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Use of prophylactic NSAIDs to improve tolerability of malaria-associated symptoms at high doses of Sanaria® PfSPZ-CVac (PfSPZ Challenge under chloroquine prophylaxis)

Wednesday, September 12, 2018 — Poster Session II

3:30 p.m. – 5:00 p.m.
FAES Terrace


  • DM Cook
  • A Mwakingwe-Omari
  • SA Healy
  • J Lane
  • S Pfeiffer
  • S Kalhori
  • C Wyatt
  • I Zaidi
  • T Murshedkar
  • A Ruben
  • S Chakravarty
  • A Manoj
  • A Gunasekera
  • B Kim Lee Sim
  • PF Billingsley
  • ER James
  • TL Richie
  • SL Hoffman
  • PE Duffy


Introduction: Symptoms associated with malaria infection are common in malaria vaccine trials that administer live malaria sporozoites given under antimalarial chemoprophylaxis, a vaccine strategy termed CVac. This approach has achieved high-level (>90%) protection in malaria-naïve volunteers in recent clinical trials. Reducing the severity of malaria-associated symptoms (MAS) would significantly improve the tolerability and viability of this promising vaccine strategy. Background: An ongoing clinical trial (NCT03083847) at the NIH Clinical Center is evaluating healthy malaria-naïve adult volunteers immunized by direct venous inoculation of aseptic, purified, cryopreserved, non-irradiated Plasmodium falciparum sporozoites (PfSPZ Challenge) while taking antimalarial chemoprophylaxis (PfSPZ-CVac) using either chloroquine (CQ) or pyrimethamine as the antimalarial chemoprophylaxis agent. A pilot arm received a high dose (200K) of sporozoites of PfSPZ Challenge in August and September of 2017. This group experienced several severe symptoms including fever, chills, and myalgia. In an effort to improve tolerability in the future it was decided to administer prophylactic non-steroidal anti-inflammatory drugs (NSAIDs) during the main phase of the study in January 2018 in a comparable arm. Methods: Participants in the CQ arm (n=5) of the main study of NCT03083847 were asked to take their choice of NSAID (either ibuprofen or naproxen) whether or not they felt any malaria-associated symptoms. Participants were seen twice daily for clinic visits during this time period. Their symptoms were graded by severity according to the FDA’s Toxicity Grading Scale for Healthy Adult and Adolescent Volunteers Enrolled in Preventive Vaccine Clinical Trials. Results: Participants in the pilot group (n=4, no prophylactic NSAIDs) experienced 19 mild symptoms, 5 moderate symptoms, and 3 severe symptoms. For the main study group (n=5, prophylactic NSAIDs) there were 23 mild symptoms and no moderate or severe symptoms. Conclusions: There was a small (3.1%) per-person reduction in mild malaria-associated symptoms in the group using prophylactic NSAIDs. More impressively, there were no moderate or severe symptoms reported at all in the prophylactic NSAIDs group. This indicates that the use of prophylactic NSAIDs may reduce or eliminate severe malaria-associated symptoms if used during future PfSPZ-CVac trials, furthering the effort to develop an effective malaria vaccine.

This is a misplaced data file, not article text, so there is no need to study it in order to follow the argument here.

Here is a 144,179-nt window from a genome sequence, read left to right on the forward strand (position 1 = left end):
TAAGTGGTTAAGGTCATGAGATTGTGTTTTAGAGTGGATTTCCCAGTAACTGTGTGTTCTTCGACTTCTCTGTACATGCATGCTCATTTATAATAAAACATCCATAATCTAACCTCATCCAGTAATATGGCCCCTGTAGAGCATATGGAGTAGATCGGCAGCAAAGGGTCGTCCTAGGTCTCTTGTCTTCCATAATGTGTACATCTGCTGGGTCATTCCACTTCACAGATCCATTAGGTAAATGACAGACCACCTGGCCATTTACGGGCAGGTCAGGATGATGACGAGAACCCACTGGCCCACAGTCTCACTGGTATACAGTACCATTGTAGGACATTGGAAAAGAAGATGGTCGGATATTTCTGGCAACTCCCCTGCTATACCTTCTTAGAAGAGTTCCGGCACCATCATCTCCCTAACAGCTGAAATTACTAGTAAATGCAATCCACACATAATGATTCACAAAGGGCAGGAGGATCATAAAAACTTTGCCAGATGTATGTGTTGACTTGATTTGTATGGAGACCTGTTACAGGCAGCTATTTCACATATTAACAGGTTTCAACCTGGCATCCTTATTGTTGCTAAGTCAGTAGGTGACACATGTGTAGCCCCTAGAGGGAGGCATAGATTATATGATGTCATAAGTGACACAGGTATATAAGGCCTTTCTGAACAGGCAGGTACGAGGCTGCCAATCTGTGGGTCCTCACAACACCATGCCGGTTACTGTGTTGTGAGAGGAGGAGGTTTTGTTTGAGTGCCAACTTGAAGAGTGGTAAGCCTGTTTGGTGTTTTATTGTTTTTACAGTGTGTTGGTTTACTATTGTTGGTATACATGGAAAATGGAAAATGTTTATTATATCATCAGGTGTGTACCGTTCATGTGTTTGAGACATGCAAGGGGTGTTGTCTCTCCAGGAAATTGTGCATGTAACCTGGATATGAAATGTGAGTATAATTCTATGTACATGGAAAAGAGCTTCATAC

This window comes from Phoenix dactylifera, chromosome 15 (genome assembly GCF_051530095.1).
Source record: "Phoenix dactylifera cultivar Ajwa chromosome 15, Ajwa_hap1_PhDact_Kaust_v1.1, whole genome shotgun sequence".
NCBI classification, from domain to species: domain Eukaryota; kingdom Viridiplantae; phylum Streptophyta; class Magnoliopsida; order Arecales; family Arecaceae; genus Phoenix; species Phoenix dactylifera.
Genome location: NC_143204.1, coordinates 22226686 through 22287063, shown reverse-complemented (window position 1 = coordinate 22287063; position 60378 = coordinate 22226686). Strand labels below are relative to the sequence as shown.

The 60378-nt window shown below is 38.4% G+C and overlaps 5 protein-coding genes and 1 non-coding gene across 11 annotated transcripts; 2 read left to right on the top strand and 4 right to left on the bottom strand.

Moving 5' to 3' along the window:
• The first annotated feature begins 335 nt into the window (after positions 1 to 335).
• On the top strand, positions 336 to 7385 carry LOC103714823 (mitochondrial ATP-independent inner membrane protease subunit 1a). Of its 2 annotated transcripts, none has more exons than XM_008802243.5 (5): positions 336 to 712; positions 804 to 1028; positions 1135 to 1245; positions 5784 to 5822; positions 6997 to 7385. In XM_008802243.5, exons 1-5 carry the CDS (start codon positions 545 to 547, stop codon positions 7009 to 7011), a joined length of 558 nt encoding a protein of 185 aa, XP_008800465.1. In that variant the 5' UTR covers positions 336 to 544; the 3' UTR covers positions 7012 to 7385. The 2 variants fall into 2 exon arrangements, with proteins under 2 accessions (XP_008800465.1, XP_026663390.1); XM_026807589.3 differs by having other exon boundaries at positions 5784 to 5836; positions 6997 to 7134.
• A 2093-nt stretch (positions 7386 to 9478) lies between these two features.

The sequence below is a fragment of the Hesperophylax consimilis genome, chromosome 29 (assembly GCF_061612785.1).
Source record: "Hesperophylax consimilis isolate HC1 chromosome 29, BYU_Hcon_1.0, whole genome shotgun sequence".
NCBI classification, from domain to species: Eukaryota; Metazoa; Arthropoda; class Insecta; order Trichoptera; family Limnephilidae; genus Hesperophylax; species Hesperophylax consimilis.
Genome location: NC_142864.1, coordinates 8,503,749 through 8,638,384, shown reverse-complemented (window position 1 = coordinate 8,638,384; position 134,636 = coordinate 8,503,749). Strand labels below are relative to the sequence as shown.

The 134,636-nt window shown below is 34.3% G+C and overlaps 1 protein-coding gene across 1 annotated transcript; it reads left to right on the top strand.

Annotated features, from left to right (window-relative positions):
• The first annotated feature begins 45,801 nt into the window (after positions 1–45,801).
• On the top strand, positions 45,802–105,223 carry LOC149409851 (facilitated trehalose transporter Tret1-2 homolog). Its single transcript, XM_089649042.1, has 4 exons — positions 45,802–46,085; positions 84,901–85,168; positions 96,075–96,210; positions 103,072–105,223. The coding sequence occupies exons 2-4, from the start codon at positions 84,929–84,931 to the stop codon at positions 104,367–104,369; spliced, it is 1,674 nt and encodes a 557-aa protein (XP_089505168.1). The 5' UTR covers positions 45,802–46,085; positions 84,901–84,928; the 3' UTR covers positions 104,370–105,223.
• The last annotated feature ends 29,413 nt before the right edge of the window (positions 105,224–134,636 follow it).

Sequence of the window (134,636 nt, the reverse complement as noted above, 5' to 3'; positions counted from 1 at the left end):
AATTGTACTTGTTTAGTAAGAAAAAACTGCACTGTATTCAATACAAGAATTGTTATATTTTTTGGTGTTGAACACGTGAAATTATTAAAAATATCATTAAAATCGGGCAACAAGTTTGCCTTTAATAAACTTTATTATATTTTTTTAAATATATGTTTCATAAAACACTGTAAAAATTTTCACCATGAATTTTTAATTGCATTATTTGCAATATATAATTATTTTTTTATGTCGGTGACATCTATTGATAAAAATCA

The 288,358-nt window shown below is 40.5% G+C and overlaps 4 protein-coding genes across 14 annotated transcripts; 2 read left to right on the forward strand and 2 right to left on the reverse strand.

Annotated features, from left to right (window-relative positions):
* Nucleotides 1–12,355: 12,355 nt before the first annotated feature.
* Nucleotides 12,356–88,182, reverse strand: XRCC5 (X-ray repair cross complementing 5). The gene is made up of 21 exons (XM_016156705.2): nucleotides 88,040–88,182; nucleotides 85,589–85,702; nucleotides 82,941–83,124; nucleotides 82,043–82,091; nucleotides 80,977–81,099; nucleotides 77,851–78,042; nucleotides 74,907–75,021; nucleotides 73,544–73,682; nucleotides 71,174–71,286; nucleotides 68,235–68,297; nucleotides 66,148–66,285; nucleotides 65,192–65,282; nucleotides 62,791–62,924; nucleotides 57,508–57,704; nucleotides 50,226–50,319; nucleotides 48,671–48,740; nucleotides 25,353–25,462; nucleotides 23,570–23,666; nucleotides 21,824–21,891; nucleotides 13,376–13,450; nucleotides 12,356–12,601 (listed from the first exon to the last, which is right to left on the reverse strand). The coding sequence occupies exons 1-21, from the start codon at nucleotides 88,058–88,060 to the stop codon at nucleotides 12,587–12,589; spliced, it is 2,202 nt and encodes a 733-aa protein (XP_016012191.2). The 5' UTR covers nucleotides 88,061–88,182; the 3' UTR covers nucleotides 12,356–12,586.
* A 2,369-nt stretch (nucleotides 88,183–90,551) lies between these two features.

Category: Microbiology and Infectious Diseases